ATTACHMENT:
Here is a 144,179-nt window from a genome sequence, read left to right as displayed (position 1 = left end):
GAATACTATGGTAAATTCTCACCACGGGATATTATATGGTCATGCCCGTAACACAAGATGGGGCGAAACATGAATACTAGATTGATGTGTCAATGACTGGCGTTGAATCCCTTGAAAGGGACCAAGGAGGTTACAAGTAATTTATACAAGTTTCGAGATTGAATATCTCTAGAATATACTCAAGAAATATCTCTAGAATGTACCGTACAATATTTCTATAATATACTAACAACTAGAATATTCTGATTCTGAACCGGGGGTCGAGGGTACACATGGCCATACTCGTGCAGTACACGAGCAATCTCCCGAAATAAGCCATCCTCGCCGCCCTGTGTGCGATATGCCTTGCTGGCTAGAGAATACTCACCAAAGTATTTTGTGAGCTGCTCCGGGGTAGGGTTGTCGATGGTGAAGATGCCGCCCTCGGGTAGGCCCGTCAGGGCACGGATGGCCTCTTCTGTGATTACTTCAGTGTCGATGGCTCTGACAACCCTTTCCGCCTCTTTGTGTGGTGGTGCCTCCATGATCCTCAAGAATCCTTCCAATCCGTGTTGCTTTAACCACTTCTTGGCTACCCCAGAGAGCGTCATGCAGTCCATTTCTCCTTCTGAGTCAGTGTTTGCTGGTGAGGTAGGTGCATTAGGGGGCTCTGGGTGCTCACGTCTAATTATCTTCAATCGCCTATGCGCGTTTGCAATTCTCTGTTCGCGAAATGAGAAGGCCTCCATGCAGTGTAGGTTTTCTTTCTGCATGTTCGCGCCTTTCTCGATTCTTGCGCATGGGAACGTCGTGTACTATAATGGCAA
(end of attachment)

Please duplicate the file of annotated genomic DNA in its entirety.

Here is a 144,179-nt window from a genome sequence, read left to right as displayed (position 1 = left end):
GAATACTATGGTAAATTCTCACCACGGGATATTATATGGTCATGCCCGTAACACAAGATGGGGCGAAACATGAATACTAGATTGATGTGTCAATGACTGGCGTTGAATCCCTTGAAAGGGACCAAGGAGGTTACAAGTAATTTATACAAGTTTCGAGATTGAATATCTCTAGAATATACTCAAGAAATATCTCTAGAATGTACCGTACAATATTTCTATAATATACTAACAACTAGAATATTCTGATTCTGAACCGGGGGTCGAGGGTACACATGGCCATACTCGTGCAGTACACGAGCAATCTCCCGAAATAAGCCATCCTCGCCGCCCTGTGTGCGATATGCCTTGCTGGCTAGAGAATACTCACCAAAGTATTTTGTGAGCTGCTCCGGGGTAGGGTTGTCGATGGTGAAGATGCCGCCCTCGGGTAGGCCCGTCAGGGCACGGATGGCCTCTTCTGTGATTACTTCAGTGTCGATGGCTCTGACAACCCTTTCCGCCTCTTTGTGTGGTGGTGCCTCCATGATCCTCAAGAATCCTTCCAATCCGTGTTGCTTTAACCACTTCTTGGCTACCCCAGAGAGCGTCATGCAGTCCATTTCTCCTTCTGAGTCAGTGTTTGCTGGTGAGGTAGGTGCATTAGGGGGCTCTGGGTGCTCACGTCTAATTATCTTCAATCGCCTATGCGCGTTTGCAATTCTCTGTTCGCGAAATGAGAAGGCCTCCATGCAGTGTAGGTTTTCTTTCTGCATGTTCGCGCCTTTCTCGATTCTTGCGCATGGGAACGTCGTGTACTATAATGGCAA